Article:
Colonel Sir John Wallace Pringle, CB, FRGS (23 May 1863 - 16 July 1938) was a British engineer who was Chief Inspecting Officer of the Railways Inspectorate of the Ministry of Transport from 1916 to 1929. As such he was in charge of investigations into a number of serious railway accidents in the UK.
Pringle became a lieutenant in the Royal Engineers in 1883. As an army officer, Pringle fought in the Third Anglo-Burmese War, 1885-1886. In the Uganda railway survey between 1891 and 1892, Pringle was second in command to James Macdonald. The survey's findings confirmed that the caravan route to the Great Rift Valley was the best path for the line, followed by the easiest gradient to be found over the Mau Escarpment and down to Lake Victoria. Macdonald and Pringle recommended construction of a three-foot six inch gauge railway. They suggested that Kikuyuland would be a suitable place for whites to live, and their civilizing effect would drive out slavery, but the railway was needed to give access to the new colony. Pringle became a Fellow of the Royal Geographical Society. He received the Gill Memorial from this society in 1895 for his work on the Uganda railway survey. In 1896 he was appointed superintending engineer on the survey and construction of the Hyderabad-Godavari Valley Railway.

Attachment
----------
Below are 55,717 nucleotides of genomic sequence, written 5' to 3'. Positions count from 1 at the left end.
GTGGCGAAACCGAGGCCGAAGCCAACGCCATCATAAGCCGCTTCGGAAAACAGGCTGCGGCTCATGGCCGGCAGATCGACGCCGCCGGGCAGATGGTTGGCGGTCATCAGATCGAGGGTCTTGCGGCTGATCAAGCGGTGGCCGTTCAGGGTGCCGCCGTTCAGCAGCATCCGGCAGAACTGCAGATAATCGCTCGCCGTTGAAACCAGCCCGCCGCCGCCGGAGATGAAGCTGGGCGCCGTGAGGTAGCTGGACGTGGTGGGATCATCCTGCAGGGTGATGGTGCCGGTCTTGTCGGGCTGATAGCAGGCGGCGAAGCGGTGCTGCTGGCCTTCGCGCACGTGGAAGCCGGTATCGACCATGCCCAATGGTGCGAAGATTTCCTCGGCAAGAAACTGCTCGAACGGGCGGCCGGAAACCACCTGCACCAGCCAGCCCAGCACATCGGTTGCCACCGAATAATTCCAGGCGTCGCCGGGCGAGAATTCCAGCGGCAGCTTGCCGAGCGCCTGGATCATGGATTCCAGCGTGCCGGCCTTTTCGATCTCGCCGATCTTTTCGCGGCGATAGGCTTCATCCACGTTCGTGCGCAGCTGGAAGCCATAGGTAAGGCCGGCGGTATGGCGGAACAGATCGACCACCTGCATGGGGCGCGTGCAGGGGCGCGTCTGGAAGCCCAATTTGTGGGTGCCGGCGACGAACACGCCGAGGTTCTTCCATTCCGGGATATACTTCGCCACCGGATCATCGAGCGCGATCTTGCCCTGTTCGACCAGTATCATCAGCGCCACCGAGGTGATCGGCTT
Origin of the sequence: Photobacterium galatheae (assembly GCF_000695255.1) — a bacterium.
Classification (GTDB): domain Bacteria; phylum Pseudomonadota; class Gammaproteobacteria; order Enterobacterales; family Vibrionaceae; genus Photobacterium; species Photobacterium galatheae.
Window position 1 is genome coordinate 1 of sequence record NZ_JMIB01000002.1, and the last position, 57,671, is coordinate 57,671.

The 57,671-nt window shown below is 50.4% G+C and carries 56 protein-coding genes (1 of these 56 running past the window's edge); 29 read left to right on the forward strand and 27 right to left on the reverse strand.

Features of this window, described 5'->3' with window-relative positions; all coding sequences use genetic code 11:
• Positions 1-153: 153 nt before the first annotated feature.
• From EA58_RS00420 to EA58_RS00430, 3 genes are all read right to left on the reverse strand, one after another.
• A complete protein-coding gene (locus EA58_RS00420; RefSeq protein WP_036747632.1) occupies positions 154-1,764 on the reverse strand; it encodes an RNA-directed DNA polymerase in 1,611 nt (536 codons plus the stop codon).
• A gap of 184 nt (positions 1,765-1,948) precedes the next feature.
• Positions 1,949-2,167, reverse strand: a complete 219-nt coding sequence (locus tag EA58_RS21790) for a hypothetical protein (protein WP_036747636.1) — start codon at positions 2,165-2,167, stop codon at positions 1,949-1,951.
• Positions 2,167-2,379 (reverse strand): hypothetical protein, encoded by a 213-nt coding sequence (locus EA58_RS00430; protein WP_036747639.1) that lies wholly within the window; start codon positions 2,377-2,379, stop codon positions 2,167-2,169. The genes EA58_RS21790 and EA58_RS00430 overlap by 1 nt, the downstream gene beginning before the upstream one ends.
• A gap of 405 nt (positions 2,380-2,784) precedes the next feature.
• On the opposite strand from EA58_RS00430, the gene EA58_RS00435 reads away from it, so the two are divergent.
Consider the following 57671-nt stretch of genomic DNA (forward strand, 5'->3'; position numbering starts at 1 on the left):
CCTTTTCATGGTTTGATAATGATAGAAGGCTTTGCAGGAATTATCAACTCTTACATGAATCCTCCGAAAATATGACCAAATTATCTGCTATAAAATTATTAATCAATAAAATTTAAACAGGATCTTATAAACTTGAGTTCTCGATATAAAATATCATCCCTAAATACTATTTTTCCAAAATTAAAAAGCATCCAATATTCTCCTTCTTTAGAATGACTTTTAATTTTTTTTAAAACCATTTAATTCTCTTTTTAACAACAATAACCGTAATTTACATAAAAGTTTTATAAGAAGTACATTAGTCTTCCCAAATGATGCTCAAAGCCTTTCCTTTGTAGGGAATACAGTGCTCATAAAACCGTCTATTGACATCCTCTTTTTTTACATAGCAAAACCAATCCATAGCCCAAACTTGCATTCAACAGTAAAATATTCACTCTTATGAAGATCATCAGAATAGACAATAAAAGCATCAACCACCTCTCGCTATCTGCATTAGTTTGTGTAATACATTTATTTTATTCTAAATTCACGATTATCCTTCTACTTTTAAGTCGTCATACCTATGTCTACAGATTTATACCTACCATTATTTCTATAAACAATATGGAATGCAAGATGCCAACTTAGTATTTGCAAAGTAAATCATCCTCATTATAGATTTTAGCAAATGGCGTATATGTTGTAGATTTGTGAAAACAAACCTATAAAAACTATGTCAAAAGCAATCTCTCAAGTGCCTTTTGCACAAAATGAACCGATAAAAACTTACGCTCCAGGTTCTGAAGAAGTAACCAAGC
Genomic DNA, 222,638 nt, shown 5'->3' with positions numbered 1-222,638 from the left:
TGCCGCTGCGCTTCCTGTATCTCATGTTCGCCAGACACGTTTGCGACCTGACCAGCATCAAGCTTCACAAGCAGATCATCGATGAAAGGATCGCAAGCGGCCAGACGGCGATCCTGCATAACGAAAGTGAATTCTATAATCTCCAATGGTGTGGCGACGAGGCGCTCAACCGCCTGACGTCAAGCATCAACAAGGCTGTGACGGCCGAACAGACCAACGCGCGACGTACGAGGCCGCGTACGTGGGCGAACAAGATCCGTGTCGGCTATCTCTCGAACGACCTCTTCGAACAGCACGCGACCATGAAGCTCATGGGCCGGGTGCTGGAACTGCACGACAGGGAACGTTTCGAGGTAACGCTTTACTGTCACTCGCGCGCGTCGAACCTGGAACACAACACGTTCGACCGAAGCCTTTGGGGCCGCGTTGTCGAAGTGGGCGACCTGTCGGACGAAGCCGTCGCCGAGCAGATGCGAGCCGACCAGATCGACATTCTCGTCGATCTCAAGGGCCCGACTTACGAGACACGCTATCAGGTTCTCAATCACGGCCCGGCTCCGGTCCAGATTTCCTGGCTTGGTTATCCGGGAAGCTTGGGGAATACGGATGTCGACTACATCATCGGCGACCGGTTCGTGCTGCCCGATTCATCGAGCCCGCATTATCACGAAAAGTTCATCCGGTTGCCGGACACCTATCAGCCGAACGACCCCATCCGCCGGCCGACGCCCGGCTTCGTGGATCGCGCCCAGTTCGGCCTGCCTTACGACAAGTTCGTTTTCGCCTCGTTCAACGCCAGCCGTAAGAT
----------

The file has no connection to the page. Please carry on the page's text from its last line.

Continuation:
Pringle had reached the rank of Major in 1900 when he was appointed an inspecting officer in the Board of Trade. At the start of World War I in 1914, he was appointed a deputy director of railway transport with the temporary rank of Colonel. In 1916 he was confirmed in this rank when he returned to the Board of Trade as Chief Inspecting Officer. When the Ministry of Transport was formed in 1919, he was transferred to the new ministry with his department, retaining his position as Chief Inspecting Officer until his retirement in 1929.
Pringle conducted various accident inquiries, including that into the Sevenoaks derailment of 24 August 1927. He chaired a committee to investigate the general adoption of automatic train control on British railways, following the adoption of an electro-mechanical system on the Great Western Railway (GWR), reporting in April 1922. He chaired a second committee on the same subject that reported in 1930, but little was done outside the GWR. He was Chairman of the Electrification of Railways Advisory Committee, which reported in 1928.